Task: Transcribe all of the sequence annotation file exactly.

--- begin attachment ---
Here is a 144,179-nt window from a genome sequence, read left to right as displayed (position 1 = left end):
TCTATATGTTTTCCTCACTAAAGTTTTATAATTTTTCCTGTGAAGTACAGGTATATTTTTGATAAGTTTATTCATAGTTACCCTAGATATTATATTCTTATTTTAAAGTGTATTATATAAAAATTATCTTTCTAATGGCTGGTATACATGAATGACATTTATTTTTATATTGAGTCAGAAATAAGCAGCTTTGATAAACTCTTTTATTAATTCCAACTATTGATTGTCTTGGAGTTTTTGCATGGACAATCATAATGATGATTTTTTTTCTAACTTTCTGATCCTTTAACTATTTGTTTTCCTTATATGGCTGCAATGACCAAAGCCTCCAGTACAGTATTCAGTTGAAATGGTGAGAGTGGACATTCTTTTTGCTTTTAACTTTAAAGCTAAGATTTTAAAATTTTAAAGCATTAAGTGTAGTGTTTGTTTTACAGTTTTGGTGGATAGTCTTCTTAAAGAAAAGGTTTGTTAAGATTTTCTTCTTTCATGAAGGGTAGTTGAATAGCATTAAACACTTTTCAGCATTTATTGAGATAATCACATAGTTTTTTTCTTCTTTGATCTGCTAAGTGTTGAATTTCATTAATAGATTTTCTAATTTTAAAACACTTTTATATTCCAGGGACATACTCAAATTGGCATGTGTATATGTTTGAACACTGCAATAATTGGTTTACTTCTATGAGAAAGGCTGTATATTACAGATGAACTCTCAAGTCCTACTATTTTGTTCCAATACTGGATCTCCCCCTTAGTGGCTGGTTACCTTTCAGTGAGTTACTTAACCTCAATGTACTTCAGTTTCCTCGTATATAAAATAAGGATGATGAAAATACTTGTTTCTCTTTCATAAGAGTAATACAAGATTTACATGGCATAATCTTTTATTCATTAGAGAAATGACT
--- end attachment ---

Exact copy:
Here is a 144,179-nt window from a genome sequence, read left to right as displayed (position 1 = left end):
TCTATATGTTTTCCTCACTAAAGTTTTATAATTTTTCCTGTGAAGTACAGGTATATTTTTGATAAGTTTATTCATAGTTACCCTAGATATTATATTCTTATTTTAAAGTGTATTATATAAAAATTATCTTTCTAATGGCTGGTATACATGAATGACATTTATTTTTATATTGAGTCAGAAATAAGCAGCTTTGATAAACTCTTTTATTAATTCCAACTATTGATTGTCTTGGAGTTTTTGCATGGACAATCATAATGATGATTTTTTTTCTAACTTTCTGATCCTTTAACTATTTGTTTTCCTTATATGGCTGCAATGACCAAAGCCTCCAGTACAGTATTCAGTTGAAATGGTGAGAGTGGACATTCTTTTTGCTTTTAACTTTAAAGCTAAGATTTTAAAATTTTAAAGCATTAAGTGTAGTGTTTGTTTTACAGTTTTGGTGGATAGTCTTCTTAAAGAAAAGGTTTGTTAAGATTTTCTTCTTTCATGAAGGGTAGTTGAATAGCATTAAACACTTTTCAGCATTTATTGAGATAATCACATAGTTTTTTTCTTCTTTGATCTGCTAAGTGTTGAATTTCATTAATAGATTTTCTAATTTTAAAACACTTTTATATTCCAGGGACATACTCAAATTGGCATGTGTATATGTTTGAACACTGCAATAATTGGTTTACTTCTATGAGAAAGGCTGTATATTACAGATGAACTCTCAAGTCCTACTATTTTGTTCCAATACTGGATCTCCCCCTTAGTGGCTGGTTACCTTTCAGTGAGTTACTTAACCTCAATGTACTTCAGTTTCCTCGTATATAAAATAAGGATGATGAAAATACTTGTTTCTCTTTCATAAGAGTAATACAAGATTTACATGGCATAATCTTTTATTCATTAGAGAAATGACT